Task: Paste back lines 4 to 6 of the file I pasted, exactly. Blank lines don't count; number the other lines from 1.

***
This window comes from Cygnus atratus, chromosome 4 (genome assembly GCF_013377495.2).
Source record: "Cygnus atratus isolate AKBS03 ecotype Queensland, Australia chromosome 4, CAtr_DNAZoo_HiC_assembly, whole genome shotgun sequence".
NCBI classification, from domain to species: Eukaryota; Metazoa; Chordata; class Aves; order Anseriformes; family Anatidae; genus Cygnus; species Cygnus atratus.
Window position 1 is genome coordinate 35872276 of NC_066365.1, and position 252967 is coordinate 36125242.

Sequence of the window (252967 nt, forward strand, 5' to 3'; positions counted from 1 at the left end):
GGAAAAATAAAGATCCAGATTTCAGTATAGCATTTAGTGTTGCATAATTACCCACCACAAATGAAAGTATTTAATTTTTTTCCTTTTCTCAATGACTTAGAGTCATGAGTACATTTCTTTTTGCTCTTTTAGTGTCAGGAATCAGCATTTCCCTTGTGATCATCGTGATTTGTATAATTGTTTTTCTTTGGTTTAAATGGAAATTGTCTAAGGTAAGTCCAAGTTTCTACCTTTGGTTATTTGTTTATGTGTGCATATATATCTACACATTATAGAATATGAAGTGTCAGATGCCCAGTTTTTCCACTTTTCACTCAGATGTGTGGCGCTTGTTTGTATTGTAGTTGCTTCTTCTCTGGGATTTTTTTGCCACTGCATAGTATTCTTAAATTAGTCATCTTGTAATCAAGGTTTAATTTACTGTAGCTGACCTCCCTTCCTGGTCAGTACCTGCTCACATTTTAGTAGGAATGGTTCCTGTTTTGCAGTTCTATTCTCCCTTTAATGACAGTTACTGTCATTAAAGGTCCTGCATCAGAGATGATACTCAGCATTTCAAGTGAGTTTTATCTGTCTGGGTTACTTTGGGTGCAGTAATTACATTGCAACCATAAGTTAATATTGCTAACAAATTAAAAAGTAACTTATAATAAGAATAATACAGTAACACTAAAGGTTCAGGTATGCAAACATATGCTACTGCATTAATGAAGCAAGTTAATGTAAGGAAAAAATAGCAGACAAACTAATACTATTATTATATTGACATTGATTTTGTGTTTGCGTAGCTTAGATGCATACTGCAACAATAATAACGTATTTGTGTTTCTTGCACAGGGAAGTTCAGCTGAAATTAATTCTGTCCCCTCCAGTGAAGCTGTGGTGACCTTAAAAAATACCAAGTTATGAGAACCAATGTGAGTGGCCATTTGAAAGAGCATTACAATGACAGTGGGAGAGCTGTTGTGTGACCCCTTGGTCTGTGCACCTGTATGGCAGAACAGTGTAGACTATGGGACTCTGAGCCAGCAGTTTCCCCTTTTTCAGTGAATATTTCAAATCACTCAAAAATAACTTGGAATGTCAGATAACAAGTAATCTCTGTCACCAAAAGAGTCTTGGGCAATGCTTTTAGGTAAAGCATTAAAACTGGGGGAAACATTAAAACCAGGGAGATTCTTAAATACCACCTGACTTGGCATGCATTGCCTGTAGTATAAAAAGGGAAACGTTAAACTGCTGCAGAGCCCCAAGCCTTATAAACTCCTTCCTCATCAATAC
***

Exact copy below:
Window position 1 is genome coordinate 35872276 of NC_066365.1, and position 252967 is coordinate 36125242.

Sequence of the window (252967 nt, forward strand, 5' to 3'; positions counted from 1 at the left end):
GGAAAAATAAAGATCCAGATTTCAGTATAGCATTTAGTGTTGCATAATTACCCACCACAAATGAAAGTATTTAATTTTTTTCCTTTTCTCAATGACTTAGAGTCATGAGTACATTTCTTTTTGCTCTTTTAGTGTCAGGAATCAGCATTTCCCTTGTGATCATCGTGATTTGTATAATTGTTTTTCTTTGGTTTAAATGGAAATTGTCTAAGGTAAGTCCAAGTTTCTACCTTTGGTTATTTGTTTATGTGTGCATATATATCTACACATTATAGAATATGAAGTGTCAGATGCCCAGTTTTTCCACTTTTCACTCAGATGTGTGGCGCTTGTTTGTATTGTAGTTGCTTCTTCTCTGGGATTTTTTTGCCACTGCATAGTATTCTTAAATTAGTCATCTTGTAATCAAGGTTTAATTTACTGTAGCTGACCTCCCTTCCTGGTCAGTACCTGCTCACATTTTAGTAGGAATGGTTCCTGTTTTGCAGTTCTATTCTCCCTTTAATGACAGTTACTGTCATTAAAGGTCCTGCATCAGAGATGATACTCAGCATTTCAAGTGAGTTTTATCTGTCTGGGTTACTTTGGGTGCAGTAATTACATTGCAACCATAAGTTAATATTGCTAACAAATTAAAAAGTAACTTATAATAAGAATAATACAGTAACACTAAAGGTTCAGGTATGCAAACATATGCTACTGCATTAATGAAGCAAGTTAATGTAAGGAAAAAATAGCAGACAAACTAATACTATTATTATATTGACATTGATTTTGTGTTTGCGTAGCTTAGATGCATACTGCAACAATAATAACGTATTTGTGTTTCTTGCACAGGGAAGTTCAGCTGAAATTAATTCTGTCCCCTCCAGTGAAGCTGTGGTGACCTTAAAAAATACCAAGTTATGAGAACCAATGTGAGTGGCCATTTGAAAGAGCATTACAATGACAGTGGGAGAGCTGTTGTGTGACCCCTTGGTCTGTGCACCTGTATGGCAGAACAGTGTAGACTATGGGACTCTGAGCCAGCAGTTTCCCCTTTTTCAGTGAATATTTCAAATCACTCAAAAATAACTTGGAATGTCAGATAACAAGTAATCTCTGTCACCAAAAGAGTCTTGGGCAATGCTTTTAGGTAAAGCATTAAAACTGGGGGAAACATTAAAACCAGGGAGATTCTTAAATACCACCTGACTTGGCATGCATTGCCTGTAGTATAAAAAGGGAAACGTTAAACTGCTGCAGAGCCCCAAGCCTTATAAACTCCTTCCTCATCAATAC